Given the above approach, we can now use it to optimize the conditions in our microHAXPES experiments. Figure 5(a,b) shows the calculated elongation of the horizontal spot diameter as a function of incidence angle, starting from a circular Gaussianshaped spot profile, as well as the corresponding change in eccentricity for three different initial spot diameters. The space chargeinduced spectral shift at a spot diameter of d_{y} = 2.5 μm is reduced by >20% (with respect to normal photon incidence) when an eccentricity of ε > 0.997 is reached, corresponding to a photon incidence angle of 4.5° relative to the surface plane. This is directly reflected in a drastic decrease of the simulated spacecharge shift as a function of incidence angle by one order of magnitude (when keeping the number of photoelectrons constant) [Fig. 5(c)]. Importantly, even when the nonlinear increase in the number of ejected photoelectrons at low photon incidence angles [Fig. 3(a)] is included, the expected increase in space chargeinduced shift due to its neartolinear dependence on the number of ejected photoelectrons is compensated by the increase in spot area and eccentricity. Thus, overall, using a grazing incidence geometry should result in a decrease of spacecharge effects at an increasing number of emitted photoelectrons [Fig. 5(d)].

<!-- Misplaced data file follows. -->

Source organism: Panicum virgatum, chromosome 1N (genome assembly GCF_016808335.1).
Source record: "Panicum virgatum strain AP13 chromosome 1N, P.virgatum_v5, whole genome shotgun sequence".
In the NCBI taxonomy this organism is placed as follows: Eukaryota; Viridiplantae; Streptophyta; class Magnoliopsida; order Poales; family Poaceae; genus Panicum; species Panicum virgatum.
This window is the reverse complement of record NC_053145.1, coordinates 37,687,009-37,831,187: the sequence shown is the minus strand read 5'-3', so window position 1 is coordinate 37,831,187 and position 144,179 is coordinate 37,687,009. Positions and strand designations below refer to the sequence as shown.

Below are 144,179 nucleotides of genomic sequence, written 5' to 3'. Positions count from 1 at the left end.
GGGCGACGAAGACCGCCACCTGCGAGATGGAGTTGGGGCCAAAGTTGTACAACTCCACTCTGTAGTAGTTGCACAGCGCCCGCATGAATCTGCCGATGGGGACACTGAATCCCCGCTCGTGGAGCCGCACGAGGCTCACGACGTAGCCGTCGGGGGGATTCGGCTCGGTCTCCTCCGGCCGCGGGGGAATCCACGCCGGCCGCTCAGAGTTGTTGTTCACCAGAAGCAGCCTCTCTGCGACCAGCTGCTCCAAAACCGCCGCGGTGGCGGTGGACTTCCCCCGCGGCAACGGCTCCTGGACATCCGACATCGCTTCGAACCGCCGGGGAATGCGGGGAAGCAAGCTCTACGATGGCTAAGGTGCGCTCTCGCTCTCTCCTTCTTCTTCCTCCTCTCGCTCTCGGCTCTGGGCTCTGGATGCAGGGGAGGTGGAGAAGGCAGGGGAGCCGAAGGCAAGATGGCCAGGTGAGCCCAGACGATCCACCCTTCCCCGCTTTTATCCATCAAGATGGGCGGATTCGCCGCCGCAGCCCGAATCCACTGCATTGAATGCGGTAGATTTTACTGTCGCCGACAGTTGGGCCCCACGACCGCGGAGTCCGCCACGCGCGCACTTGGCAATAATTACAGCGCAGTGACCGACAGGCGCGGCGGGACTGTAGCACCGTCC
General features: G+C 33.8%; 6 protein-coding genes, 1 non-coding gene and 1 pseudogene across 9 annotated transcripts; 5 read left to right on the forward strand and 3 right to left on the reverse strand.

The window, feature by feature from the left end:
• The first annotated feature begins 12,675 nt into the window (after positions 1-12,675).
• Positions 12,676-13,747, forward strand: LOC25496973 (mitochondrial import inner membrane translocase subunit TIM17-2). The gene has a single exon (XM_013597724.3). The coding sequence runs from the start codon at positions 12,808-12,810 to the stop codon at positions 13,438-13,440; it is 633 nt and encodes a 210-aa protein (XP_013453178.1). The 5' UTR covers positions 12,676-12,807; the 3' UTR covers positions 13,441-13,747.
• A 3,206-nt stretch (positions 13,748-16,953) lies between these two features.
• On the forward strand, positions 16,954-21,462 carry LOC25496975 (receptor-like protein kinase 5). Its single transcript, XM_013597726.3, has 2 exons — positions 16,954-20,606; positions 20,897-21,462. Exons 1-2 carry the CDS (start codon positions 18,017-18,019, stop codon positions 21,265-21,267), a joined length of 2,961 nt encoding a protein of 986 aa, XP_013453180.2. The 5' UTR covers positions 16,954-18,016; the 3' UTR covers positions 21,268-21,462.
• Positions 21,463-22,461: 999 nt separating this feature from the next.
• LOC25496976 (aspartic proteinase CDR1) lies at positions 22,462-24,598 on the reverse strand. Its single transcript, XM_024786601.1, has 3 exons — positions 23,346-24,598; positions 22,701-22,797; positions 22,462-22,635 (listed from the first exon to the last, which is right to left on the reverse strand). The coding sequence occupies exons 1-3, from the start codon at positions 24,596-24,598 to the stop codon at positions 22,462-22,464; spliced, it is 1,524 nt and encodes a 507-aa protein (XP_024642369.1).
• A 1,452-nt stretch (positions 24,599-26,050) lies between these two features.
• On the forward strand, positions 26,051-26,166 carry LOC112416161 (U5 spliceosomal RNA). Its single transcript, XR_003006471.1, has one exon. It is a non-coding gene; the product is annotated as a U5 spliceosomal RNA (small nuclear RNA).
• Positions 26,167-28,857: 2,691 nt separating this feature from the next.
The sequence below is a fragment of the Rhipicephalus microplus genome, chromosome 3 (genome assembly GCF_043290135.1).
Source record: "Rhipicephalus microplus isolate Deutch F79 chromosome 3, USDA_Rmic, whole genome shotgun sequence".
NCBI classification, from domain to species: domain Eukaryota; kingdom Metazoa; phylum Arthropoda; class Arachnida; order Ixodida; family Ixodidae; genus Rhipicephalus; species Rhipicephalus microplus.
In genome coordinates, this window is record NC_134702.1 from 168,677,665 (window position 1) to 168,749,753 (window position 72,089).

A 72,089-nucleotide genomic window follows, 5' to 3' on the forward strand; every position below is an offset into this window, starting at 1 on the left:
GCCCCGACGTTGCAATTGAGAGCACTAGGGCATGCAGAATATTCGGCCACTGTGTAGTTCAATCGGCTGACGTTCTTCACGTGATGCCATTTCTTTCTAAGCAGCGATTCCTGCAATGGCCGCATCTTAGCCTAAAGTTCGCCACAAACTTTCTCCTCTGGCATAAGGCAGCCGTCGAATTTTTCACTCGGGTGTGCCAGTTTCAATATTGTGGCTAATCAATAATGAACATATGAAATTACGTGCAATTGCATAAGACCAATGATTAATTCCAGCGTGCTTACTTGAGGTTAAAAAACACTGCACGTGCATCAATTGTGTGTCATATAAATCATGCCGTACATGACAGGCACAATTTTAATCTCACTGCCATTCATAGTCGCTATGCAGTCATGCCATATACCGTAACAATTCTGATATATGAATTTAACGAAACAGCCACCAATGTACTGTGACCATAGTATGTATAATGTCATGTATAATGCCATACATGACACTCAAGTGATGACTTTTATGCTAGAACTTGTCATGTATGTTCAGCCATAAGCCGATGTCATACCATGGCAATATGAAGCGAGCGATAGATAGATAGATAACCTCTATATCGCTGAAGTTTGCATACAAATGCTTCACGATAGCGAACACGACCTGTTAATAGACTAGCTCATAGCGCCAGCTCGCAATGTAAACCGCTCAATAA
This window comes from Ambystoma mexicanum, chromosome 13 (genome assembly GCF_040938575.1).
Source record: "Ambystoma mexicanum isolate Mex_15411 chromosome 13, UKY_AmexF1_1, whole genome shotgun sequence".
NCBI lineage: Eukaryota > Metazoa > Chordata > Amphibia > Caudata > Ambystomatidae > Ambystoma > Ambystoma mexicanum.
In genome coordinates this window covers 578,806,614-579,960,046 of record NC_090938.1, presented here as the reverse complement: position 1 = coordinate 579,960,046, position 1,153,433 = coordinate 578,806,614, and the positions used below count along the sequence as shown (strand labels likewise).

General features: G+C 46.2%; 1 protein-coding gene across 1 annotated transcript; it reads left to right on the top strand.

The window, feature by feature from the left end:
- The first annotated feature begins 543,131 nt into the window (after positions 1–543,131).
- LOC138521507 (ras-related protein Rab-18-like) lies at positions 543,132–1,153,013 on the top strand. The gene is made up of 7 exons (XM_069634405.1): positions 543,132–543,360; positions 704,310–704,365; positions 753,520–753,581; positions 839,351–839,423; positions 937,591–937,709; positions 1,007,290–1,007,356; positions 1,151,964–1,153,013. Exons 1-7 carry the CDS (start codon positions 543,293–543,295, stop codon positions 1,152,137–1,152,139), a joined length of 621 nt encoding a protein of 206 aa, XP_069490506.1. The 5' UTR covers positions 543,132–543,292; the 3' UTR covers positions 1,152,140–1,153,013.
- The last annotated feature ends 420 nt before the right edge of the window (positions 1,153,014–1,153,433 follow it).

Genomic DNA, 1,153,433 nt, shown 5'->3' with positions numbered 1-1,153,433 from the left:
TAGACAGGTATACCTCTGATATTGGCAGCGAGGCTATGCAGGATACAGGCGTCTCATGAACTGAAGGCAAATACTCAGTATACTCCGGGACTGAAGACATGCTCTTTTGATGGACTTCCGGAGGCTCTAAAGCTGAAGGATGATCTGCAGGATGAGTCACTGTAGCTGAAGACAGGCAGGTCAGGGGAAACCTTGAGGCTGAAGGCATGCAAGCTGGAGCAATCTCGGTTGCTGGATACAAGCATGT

To check this prediction, we have experimentally determined the angular dependence of the spacecharge shift and broadening by analyzing the Ti 1 s emission of La:SrTiO_{3} as a function of photon incidence angle in a range of 3.5° to 1° [Fig. 5(e)]. For a quantification of the observed spectral distortions, we have fitted the experimental data with Voigt profiles after subtraction of a Shirleytype background. Best fits are included in Fig. 5(e). The (Gaussian) broadening was calculated as described above. The extracted spectral shifts and broadenings are presented in Fig. 5(f,g): With decreasing photon incidence angle the measured spectral broadening as well as the space chargeinduced shift in kinetic energy decrease, in good qualitative agreement with the results of our numerical Nbody simulations. Note that the numerical simulations underestimate the measured spectral broadening by a factor of about 2.5. We tentatively attribute this discrepancy to the deviations of the experimental angle and energy distributions from being isotropic and monoenergetic^{6}, respectively. Any anisotropy in the photoelectron emission^{9,10} as well as the inclusion of a secondary photoelectron background^{15} or other photoemission lines^{17} in the initial spectral distribution may give rise to enhanced spectral broadenings at a given number of excited photoelectrons.
Summing up, the above results establish a simple experimental approach to reduce both data acquisition time as well as spacecharge effects in (micro)trHAXPES experiments at ultrashortpulsed XFEL facilities with respect to experiments conducted in a nongrazing photon incidence geometry.